History and developmentManufacturing began in the 19th century. It was usually carried out by single skilled artisans with assistants. Training was by apprenticeship. In much of the pre-industrial world, the guild system protected the privileges and trade secrets of urban artisans. In the pre-industrial world, most manufacturing occurred in rural areas, where household-based manufacturing served as a supplemental subsistence strategy to agriculture (and continues to do so in places). Entrepreneurs organized a number of manufacturing households into a single enterprise through the putting-out system. The factory system was first adopted in United Kingdom, Britain at the beginning of the Industrial Revolution in the late 18th century and later spread around the world. The main characteristic of the factory system is the use of machinery, originally powered by water or steam and later by electricity. Increased use of economies of scale, the centralization of factories, and standardization of interchangeable parts were adopted in the American system of manufacturing in the nineteenth century. The mechanized assembly line was introduced to assemble parts in a repeatable fashion, with individual workers performing specific steps during the process. This led to significant increases in efficiency, lowering the cost of the end process. Later, automation was introduced to incrementally replace human operators, a trend that has accelerated with the development of the computer and the robot. Soviet collectivism, Manufacturing in the Soviet Union was based on collectivism.
Manufacturing systems: methods of manufacturing* Agile manufacturing * Fabrication (metal), Fabrication * Flexible manufacturing * Just in time (business), Just-in-time manufacturing * Lean manufacturing * Manufacturing engineering * Mass customization * Mass production * Numerical control * Prefabrication * Rapid manufacturing * Reconfigurable manufacturing system * High performance positioning system
Economics of manufacturingEmerging technologies have provided some new growth in advanced manufacturing employment opportunities in the Rust Belt, Manufacturing Belt in the United States. Manufacturing provides important material support for national infrastructure and for defense (military), national defense. On the other hand, most manufacturing may involve significant social and environmental costs. The clean-up costs of hazardous waste, for example, may outweigh the benefits of a product that creates it. Hazardous materials may expose workers to health risks. These costs are now well known and there is effort to address them by improving efficiency, reducing waste, using industrial symbiosis, and eliminating harmful chemicals. The negative costs of manufacturing can also be addressed legally. Developed countries regulate manufacturing activity with labor laws and Environmental policy, environmental laws. Across the globe, manufacturers can be subject to regulations and Ecotax, pollution taxes to offset the Environmental impact of manufacturing, environmental costs of manufacturing activities. Labor unions and craft guilds have played a historic role in the negotiation of worker rights and wages. Environment laws and labor protections that are available in developed nations may not be available in the third world. Tort law and product liability impose additional costs on manufacturing. These are significant dynamics in the ongoing process, occurring over the last few decades, of manufacture-based industries relocating operations to "developing-world" economies where the costs of production are significantly lower than in "developed-world" economies.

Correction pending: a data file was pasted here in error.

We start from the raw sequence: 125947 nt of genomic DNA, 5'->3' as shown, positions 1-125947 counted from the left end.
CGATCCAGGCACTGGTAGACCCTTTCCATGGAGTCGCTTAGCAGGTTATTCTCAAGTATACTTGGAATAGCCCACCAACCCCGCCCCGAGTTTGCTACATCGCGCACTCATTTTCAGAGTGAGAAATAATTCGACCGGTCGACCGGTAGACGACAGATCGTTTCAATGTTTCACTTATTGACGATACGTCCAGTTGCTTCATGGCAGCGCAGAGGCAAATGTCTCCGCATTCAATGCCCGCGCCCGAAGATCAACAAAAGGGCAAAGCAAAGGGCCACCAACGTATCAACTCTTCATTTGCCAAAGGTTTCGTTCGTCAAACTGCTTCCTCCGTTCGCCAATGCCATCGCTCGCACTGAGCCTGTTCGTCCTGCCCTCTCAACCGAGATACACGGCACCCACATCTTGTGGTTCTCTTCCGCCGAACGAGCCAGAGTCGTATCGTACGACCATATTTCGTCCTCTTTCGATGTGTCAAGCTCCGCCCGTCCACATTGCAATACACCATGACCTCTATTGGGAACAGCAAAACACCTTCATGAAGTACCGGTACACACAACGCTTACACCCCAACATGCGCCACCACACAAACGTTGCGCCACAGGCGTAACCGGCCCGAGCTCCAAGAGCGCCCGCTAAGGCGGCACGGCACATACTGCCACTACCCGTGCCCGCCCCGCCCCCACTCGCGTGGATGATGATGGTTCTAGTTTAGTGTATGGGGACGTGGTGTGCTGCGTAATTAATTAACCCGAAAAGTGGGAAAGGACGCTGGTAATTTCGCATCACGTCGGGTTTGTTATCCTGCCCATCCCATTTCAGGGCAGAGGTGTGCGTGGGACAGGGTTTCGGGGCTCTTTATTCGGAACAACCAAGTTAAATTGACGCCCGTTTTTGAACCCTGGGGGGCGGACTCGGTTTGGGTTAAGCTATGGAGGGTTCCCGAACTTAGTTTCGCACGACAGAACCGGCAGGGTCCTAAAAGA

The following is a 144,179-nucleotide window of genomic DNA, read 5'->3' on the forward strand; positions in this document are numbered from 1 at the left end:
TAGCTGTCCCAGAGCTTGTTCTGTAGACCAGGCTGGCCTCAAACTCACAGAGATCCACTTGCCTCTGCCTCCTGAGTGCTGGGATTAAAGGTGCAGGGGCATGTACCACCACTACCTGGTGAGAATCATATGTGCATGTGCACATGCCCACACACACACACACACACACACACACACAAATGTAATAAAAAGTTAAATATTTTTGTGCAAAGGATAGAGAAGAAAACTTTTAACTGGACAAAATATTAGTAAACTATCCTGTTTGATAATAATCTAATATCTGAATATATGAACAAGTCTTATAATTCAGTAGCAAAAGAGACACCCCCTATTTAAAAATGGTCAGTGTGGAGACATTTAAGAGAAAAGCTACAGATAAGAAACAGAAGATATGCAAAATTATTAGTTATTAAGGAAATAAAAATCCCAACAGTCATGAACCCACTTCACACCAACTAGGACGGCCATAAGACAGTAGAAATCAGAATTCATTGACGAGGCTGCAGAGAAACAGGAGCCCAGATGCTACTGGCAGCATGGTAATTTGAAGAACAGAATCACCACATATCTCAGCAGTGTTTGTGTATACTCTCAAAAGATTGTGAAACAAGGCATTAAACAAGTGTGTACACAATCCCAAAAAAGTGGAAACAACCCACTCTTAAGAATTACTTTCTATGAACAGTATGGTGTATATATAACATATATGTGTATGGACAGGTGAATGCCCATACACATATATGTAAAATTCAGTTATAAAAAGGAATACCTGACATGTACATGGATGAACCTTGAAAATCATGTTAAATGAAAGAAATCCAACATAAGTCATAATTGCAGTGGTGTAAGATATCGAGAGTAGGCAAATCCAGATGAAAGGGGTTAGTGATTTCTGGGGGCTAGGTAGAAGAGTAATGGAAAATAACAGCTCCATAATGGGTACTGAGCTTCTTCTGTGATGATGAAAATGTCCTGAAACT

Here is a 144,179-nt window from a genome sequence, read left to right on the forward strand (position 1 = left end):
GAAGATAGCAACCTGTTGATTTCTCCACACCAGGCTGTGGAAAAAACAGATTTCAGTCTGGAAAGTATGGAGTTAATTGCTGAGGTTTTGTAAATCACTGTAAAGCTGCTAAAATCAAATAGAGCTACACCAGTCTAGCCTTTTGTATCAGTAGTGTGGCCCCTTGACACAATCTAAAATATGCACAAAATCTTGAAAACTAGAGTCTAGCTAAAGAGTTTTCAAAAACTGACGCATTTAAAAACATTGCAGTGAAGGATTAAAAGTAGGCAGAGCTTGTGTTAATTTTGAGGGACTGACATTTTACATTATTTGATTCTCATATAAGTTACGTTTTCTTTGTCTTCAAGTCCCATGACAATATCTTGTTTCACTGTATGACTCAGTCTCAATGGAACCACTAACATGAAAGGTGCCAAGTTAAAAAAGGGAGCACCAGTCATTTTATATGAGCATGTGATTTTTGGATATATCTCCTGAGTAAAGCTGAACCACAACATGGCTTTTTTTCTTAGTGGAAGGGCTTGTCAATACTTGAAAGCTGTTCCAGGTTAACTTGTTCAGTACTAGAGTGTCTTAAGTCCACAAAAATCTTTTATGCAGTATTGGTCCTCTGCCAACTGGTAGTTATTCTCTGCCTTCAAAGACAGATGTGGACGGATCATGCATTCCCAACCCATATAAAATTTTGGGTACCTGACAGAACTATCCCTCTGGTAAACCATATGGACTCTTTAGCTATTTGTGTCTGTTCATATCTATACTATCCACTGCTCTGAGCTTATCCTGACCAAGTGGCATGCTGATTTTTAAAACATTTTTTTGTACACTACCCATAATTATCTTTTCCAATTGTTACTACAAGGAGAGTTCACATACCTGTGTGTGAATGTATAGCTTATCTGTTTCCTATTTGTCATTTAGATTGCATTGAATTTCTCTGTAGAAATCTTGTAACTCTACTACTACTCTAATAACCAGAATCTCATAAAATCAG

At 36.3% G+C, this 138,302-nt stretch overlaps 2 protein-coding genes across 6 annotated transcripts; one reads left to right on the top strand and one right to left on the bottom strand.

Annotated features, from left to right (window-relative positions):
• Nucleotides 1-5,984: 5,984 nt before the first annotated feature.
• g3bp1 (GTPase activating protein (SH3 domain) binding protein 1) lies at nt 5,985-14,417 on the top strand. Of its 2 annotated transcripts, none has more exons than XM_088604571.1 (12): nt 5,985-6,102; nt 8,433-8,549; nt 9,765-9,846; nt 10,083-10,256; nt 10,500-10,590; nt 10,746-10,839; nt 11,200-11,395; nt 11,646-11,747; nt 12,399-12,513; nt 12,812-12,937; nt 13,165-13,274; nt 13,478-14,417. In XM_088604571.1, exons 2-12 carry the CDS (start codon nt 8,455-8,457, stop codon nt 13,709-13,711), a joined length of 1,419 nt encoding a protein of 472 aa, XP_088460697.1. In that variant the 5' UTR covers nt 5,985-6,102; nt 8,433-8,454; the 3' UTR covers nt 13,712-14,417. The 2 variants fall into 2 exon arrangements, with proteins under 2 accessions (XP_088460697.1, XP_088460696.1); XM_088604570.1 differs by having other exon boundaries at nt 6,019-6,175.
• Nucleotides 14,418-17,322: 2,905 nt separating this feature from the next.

SafetyManufacturing has unique health and safety challenges and has been recognized by the National Institute for Occupational Safety and Health (NIOSH) as a priority industry sector in the National Occupational Research Agenda (NORA) to identify and provide intervention strategies regarding occupational health and safety issues.
Manufacturing and investmentSurveys and analyses of trends and issues in manufacturing and investment around the world focus on such things as: * The nature and sources of the considerable variations that occur cross-nationally in levels of manufacturing and wider industrial-economic growth; * Competitiveness; and * Attractiveness to foreign direct investors. In addition to general overviews, researchers have examined the features and factors affecting particular key aspects of manufacturing development. They have compared production and investment in a range of Western and non-Western countries and presented case studies of growth and performance in important individual industries and market-economic sectors. On June 26, 2009, Jeff Immelt, the CEO of General Electric, called for the United States to increase its manufacturing base employment to 20% of the workforce, commenting that the U.S. has outsourced too much in some areas and can no longer rely on the financial sector and consumer spending to drive demand.Bailey, David and Soyoung Kim (June 26, 2009
List of countries by manufacturing outputThese are the top 50 countries by total value of manufacturing output in US dollars for its noted year according to World Bank.
Manufacturing processes* List of manufacturing processes * Manufacturing Process Management
Control* Management ** List of management topics ** Total quality management * Quality control ** Six Sigma
See also* List of largest manufacturing companies by revenue * Industrial robot * Manufacturing engineering * Process manufacturing * Manufacturing in the United States * Industrial engineering * Advanced manufacturing * Metal fabrication * Microfabrication * Optics fabrication * Semiconductor device fabrication * Biomanufacturing * Mesoscale Manufacturing * Cyber manufacturing * Scientific management, Taylorism/Scientific management * Fordism